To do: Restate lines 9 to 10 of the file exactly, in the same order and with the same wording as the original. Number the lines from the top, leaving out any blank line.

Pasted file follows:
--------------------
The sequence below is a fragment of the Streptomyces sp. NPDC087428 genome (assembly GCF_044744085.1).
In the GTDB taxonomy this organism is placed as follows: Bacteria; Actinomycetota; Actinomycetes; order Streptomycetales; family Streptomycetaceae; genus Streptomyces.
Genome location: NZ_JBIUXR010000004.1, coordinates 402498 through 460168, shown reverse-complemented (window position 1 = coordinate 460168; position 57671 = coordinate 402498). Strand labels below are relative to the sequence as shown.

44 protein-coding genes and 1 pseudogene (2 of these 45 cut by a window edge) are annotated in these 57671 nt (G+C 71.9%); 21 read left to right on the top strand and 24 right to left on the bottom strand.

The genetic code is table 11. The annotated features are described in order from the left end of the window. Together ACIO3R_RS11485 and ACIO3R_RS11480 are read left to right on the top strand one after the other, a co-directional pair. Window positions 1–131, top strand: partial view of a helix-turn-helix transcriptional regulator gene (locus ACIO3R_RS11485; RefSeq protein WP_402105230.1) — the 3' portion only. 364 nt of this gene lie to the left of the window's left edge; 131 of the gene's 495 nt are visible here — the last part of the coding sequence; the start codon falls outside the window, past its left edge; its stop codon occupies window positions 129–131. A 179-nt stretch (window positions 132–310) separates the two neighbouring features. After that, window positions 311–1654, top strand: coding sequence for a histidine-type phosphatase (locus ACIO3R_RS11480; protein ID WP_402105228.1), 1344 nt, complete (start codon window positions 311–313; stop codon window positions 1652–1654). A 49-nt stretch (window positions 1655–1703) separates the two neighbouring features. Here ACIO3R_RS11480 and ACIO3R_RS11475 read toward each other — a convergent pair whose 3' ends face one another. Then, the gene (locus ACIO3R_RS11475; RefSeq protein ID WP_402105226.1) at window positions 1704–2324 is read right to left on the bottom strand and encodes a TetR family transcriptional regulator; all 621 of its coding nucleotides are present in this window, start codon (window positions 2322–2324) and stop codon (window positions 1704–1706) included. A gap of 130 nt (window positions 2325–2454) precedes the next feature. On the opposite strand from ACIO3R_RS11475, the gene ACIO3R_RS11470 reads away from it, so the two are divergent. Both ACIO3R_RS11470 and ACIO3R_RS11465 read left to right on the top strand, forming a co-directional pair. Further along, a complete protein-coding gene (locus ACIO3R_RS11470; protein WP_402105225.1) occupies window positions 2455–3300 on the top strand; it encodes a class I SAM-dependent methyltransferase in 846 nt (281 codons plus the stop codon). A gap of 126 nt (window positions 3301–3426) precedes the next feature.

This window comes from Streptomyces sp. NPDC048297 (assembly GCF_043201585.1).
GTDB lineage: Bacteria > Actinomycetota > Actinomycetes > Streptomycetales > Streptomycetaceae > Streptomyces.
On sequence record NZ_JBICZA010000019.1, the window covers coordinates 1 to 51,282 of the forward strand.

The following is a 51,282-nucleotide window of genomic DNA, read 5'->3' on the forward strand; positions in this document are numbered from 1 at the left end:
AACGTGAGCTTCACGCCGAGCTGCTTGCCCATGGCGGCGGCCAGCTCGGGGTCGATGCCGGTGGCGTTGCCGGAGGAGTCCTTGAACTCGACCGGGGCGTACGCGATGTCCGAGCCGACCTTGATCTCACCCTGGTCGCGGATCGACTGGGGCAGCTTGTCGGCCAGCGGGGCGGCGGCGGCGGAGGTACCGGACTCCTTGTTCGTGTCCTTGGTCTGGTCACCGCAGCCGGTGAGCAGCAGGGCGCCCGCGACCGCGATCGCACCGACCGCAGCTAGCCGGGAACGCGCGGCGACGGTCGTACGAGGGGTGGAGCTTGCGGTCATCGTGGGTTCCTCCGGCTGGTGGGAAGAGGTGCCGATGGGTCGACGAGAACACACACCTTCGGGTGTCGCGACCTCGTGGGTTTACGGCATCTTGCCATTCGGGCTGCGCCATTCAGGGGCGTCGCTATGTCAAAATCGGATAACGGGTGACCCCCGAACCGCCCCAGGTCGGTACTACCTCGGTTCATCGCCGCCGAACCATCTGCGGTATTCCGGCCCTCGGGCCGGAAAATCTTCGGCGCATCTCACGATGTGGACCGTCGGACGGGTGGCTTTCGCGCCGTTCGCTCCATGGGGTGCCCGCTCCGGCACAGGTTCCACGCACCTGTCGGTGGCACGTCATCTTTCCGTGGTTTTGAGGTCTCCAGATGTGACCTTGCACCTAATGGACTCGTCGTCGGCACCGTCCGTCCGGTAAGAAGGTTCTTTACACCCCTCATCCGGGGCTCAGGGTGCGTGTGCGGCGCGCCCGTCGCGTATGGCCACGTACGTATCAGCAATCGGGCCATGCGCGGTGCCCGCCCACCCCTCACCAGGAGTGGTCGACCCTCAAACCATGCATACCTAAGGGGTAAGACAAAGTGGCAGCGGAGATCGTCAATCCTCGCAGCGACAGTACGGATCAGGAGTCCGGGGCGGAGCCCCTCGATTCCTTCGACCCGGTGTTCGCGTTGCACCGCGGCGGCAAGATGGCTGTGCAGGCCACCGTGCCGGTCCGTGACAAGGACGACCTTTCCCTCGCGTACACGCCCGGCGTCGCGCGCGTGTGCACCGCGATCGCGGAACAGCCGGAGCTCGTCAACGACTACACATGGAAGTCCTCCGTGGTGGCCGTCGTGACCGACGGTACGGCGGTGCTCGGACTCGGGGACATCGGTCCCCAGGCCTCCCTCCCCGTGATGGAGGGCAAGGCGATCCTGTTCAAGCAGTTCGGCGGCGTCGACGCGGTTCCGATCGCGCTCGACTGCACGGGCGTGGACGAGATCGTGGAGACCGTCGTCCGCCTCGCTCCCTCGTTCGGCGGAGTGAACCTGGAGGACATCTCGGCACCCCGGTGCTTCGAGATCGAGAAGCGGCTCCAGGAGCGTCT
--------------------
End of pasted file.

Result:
The following is a 51,282-nucleotide window of genomic DNA, read 5'->3' on the forward strand; positions in this document are numbered from 1 at the left end:
AACGTGAGCTTCACGCCGAGCTGCTTGCCCATGGCGGCGGCCAGCTCGGGGTCGATGCCGGTGGCGTTGCCGGAGGAGTCCTTGAACTCGACCGGGGCGTACGCGATGTCCGAGCCGACCTTGATCTCACCCTGGTCGCGGATCGACTGGGGCAGCTTGTCGGCCAGCGGGGCGGCGGCGGCGGAGGTACCGGACTCCTTGTTCGTGTCCTTGGTCTGGTCACCGCAGCCGGTGAGCAGCAGGGCGCCCGCGACCGCGATCGCACCGACCGCAGCTAGCCGGGAACGCGCGGCGACGGTCGTACGAGGGGTGGAGCTTGCGGTCATCGTGGGTTCCTCCGGCTGGTGGGAAGAGGTGCCGATGGGTCGACGAGAACACACACCTTCGGGTGTCGCGACCTCGTGGGTTTACGGCATCTTGCCATTCGGGCTGCGCCATTCAGGGGCGTCGCTATGTCAAAATCGGATAACGGGTGACCCCCGAACCGCCCCAGGTCGGTACTACCTCGGTTCATCGCCGCCGAACCATCTGCGGTATTCCGGCCCTCGGGCCGGAAAATCTTCGGCGCATCTCACGATGTGGACCGTCGGACGGGTGGCTTTCGCGCCGTTCGCTCCATGGGGTGCCCGCTCCGGCACAGGTTCCACGCACCTGTCGGTGGCACGTCATCTTTCCGTGGTTTTGAGGTCTCCAGATGTGACCTTGCACCTAATGGACTCGTCGTCGGCACCGTCCGTCCGGTAAGAAGGTTCTTTACACCCCTCATCCGGGGCTCAGGGTGCGTGTGCGGCGCGCCCGTCGCGTATGGCCACGTACGTATCAGCAATCGGGCCATGCGCGGTGCCCGCCCACCCCTCACCAGGAGTGGTCGACCCTCAAACCATGCATACCTAAGGGGTAAGACAAAGTGGCAGCGGAGATCGTCAATCCTCGCAGCGACAGTACGGATCAGGAGTCCGGGGCGGAGCCCCTCGATTCCTTCGACCCGGTGTTCGCGTTGCACCGCGGCGGCAAGATGGCTGTGCAGGCCACCGTGCCGGTCCGTGACAAGGACGACCTTTCCCTCGCGTACACGCCCGGCGTCGCGCGCGTGTGCACCGCGATCGCGGAACAGCCGGAGCTCGTCAACGACTACACATGGAAGTCCTCCGTGGTGGCCGTCGTGACCGACGGTACGGCGGTGCTCGGACTCGGGGACATCGGTCCCCAGGCCTCCCTCCCCGTGATGGAGGGCAAGGCGATCCTGTTCAAGCAGTTCGGCGGCGTCGACGCGGTTCCGATCGCGCTCGACTGCACGGGCGTGGACGAGATCGTGGAGACCGTCGTCCGCCTCGCTCCCTCGTTCGGCGGAGTGAACCTGGAGGACATCTCGGCACCCCGGTGCTTCGAGATCGAGAAGCGGCTCCAGGAGCGTCT